I’m writing a nonfiction book about memory. My next novel will be about bipolar disorder. Oh, and I’m right now re-reading the script for Inside the O’Briens! J

About The Author

credit to Greg Mentzer

Acclaimed as the Oliver Sacks of fiction and the Michael Crichton of brain science, Lisa Genova is the New York Times bestselling author of Still Alice, Left Neglected, Love Anthony, and Inside the O’Briens. Still Alice was adapted into an Oscar-winning film starring Julianne Moore, Alec Baldwin, and Kristen Stewart. Lisa graduated valedictorian from Bates College with a degree in biopsychology and holds a PhD in neuroscience from Harvard University. She travels worldwide speaking about the neurological diseases she writes about and has appeared on The Dr. Oz Show, Today, PBS NewsHour, CNN, and NPR. Her TED talk, What You Can Do To Prevent Alzheimer's, has been viewed over 2 million times.

Product Details

  • Publisher: Gallery/Scout Press (March 2018)
  • Length: 320 pages
  • ISBN13: 9781476717821

Raves and Reviews

“Genova is far more serious and readable, concerned as much with depicting the clinical realities of ALS as in wringing it for emotional catharsis. You might drop a few tears reading Every Note Played but you won’t feel bullied into doing so.”
The Wall Street Journal

"Only Lisa Genova could bring such honesty and grace to the war against ALS. Searing writing and a must-read." 
Helen Simonson, New York Times bestselling author of Major Pettigrew's Last Stand

“Genova captivates. Gut-wrenching but suspenseful reading… Both substantively informative about ALS and an emotionally wrenching psychological portrait.”
Publishers Weekly

“[A] gripping novel… Unsparing in her depiction of the disease’s harrowing effects, neuroscientist Genova also celebrates humanity and the rewards of asking for, and offering, forgiveness.”

"Lisa Genova writes with humor and humanity but also with a scientist’s eye about the daily depredations of disease, the incremental losses, the slower acceptances, the rage, the love, the courage, and strangely enough, the joy. A nocturne of the soul. Read this book, read it all night, and wake up glad to alive."  
Bill Roorbach, author of Life Among Giants, The Remedy for Love, and The Girl of the Lake.

"Lisa Genova’s brilliant Every Note Played stapled me to the couch. Written with vivid honesty about the realities of ALS, for both patient and family, this novel goes far beyond drama or education—though Genova provides both. The powerful compassion in this book placed it on that rare list: one of the books I’ll remember forever."
Randy Susan Meyers, author of The Widow of Wall Street

"Sometimes it’s easier to tell truth in fiction. Lisa Genova has made a career of it... She tells the tale of a piano virtuoso whose body begins to slowly weaken and fail due to the devastating disease. And she tells it with heart and hope."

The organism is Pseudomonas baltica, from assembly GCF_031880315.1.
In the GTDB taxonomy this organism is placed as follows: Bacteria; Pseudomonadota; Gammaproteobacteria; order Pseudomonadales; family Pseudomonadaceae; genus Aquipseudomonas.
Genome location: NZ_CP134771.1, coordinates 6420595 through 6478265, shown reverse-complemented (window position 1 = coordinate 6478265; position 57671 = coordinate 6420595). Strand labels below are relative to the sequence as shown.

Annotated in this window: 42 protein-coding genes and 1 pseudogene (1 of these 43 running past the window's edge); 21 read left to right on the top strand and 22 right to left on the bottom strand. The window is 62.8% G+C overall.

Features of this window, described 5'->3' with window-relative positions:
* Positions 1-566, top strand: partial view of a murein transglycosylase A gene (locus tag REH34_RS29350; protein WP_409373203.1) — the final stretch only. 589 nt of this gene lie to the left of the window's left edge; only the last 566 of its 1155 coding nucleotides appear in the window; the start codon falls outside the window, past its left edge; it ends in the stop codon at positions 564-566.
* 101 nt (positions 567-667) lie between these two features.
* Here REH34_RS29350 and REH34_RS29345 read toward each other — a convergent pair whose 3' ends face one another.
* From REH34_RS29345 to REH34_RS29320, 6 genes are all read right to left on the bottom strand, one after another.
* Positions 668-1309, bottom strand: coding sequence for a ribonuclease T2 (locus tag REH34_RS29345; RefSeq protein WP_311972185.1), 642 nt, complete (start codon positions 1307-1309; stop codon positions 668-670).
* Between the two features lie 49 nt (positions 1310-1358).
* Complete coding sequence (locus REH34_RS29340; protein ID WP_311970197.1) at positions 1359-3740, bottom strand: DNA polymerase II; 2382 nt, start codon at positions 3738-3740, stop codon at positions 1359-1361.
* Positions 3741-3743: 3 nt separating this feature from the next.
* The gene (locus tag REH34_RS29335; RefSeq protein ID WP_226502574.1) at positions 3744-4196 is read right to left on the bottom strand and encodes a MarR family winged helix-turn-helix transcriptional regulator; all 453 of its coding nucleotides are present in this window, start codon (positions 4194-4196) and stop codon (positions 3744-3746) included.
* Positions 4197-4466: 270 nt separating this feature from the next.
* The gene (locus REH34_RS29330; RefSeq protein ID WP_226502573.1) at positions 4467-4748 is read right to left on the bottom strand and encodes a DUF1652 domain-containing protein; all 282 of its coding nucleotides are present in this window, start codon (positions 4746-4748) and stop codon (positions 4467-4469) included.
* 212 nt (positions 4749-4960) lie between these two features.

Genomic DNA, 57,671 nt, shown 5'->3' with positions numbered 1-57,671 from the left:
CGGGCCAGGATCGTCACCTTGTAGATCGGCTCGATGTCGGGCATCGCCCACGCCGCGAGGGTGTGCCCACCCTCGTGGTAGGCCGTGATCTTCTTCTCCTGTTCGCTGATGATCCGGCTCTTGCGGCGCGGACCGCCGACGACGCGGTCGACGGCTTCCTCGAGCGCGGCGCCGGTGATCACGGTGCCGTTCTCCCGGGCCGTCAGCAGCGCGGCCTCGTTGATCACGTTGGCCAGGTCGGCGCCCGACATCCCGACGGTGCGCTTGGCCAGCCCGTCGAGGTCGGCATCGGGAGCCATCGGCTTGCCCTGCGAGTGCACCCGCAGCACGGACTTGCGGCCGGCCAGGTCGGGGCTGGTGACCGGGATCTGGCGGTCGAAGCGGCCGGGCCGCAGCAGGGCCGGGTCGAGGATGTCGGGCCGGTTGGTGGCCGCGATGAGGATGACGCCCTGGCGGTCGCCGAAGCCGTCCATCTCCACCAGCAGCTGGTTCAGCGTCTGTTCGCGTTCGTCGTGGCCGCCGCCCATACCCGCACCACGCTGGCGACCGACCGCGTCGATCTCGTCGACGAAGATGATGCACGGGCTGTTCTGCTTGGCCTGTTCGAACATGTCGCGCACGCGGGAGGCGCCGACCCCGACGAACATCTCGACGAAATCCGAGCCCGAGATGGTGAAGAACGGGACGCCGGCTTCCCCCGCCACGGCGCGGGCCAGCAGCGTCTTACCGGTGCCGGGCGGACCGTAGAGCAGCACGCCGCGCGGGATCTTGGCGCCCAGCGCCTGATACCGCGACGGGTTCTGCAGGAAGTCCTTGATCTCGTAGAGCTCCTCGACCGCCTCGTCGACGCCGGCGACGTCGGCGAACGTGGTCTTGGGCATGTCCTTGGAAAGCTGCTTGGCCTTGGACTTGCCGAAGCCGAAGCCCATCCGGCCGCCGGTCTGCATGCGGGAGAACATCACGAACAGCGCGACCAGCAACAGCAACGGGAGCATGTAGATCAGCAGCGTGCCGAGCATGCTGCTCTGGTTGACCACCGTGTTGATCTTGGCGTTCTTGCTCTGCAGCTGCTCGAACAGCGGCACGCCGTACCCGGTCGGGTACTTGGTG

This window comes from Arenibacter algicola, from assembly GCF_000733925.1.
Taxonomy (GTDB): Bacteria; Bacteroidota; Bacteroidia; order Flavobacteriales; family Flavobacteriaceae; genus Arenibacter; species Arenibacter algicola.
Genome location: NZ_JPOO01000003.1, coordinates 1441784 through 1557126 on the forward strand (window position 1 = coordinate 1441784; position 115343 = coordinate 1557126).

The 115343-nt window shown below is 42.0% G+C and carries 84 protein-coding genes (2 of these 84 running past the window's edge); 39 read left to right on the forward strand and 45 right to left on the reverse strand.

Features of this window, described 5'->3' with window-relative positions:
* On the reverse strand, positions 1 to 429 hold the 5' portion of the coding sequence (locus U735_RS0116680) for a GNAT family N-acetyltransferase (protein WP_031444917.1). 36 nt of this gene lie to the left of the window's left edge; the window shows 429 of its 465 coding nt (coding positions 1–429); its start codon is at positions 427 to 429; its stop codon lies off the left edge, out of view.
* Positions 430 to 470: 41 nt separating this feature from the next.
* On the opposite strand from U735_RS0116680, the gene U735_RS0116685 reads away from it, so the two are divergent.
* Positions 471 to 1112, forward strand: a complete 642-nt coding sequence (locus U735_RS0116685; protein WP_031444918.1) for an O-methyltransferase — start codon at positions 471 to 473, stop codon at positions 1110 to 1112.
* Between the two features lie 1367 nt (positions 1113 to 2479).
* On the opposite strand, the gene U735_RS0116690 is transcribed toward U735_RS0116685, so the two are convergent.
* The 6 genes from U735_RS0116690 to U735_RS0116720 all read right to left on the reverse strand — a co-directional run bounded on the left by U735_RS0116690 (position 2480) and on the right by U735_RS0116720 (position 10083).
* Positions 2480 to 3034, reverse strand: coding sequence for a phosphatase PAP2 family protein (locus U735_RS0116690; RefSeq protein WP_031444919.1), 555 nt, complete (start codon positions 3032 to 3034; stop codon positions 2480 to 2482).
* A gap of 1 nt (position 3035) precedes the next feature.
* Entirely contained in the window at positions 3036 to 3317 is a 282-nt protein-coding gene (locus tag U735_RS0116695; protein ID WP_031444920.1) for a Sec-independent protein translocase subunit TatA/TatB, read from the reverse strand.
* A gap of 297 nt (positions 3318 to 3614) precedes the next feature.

—Kimberly Atkins, On Point

"At turns beautiful and brutal, Lisa Genova crafts a realistic and heartrending portrayal of a couple’s failed marriage in the midst of the husband’s battle with ALS. The emotions and intimacy conveyed are difficult to read, but impossible to ignore." 

"Her juxtaposition of scientific detail with compassionate, heartfelt storytelling is unparalleled... [I]n true Genova fashion, Every Note Played is as full of hope as it is of heartbreak."

"Somewhere Reese Witherspoon is learning how to pretend to play the piano, because I can easily see her starring in a film adaptation of this tug-on-the-heart-strings novel."
—Amazon Book Review

“Genova's latest is one of her strongest—more internalized… an eloquent and touching imagining of how a peaceful terminal place might be reached.”
Kirkus Reviews

"Genova expertly details the devastation ALS wreaks on Richard, and though her latest is a sometimes difficult read, she finds hope in the opportunities Richard has to repair his relationships with his daughter and brothers before it’s too late." 

"What’s amazing about her newest novel, Every Note Played, is what is amazing about all of Genova’s books. She is both the neuroscientist and the actor when she writes. She tells not only the story of a person struck down by some disease. She tells the story of the disease, too. And you learn this way. But it never feels like learning."
The Boston Globe

"An expertly written depiction of the toll a ravaging disease takes on both the body and the heart."
Marie Claire

"This book is especially remarkable because as a neuroscientist, author Lisa Genova has keen insight into the realities of ALS."

“[Lisa Genova] delivers another gripping journey through a dread disease in Every Note Played. This time she trains her masterful storytelling skills on ALS as it plays out in a fractured family… deft phrasing eases the reader’s passage through a story that can’t end happily.”
Minneapolis Star Tribune

"Genova expertly explores regret, guilt and forgiveness as we witness the progression of this deadly disease."

"Genova unsparingly details the tragedy of ALS. But she includes the beauty and joy of Richard and Karina's lives in music, balancing the horrific with the uplifting. Every Note Played is the story of a marriage, as well as a hard-hitting primer on a disease."
Shelf Awareness, starred review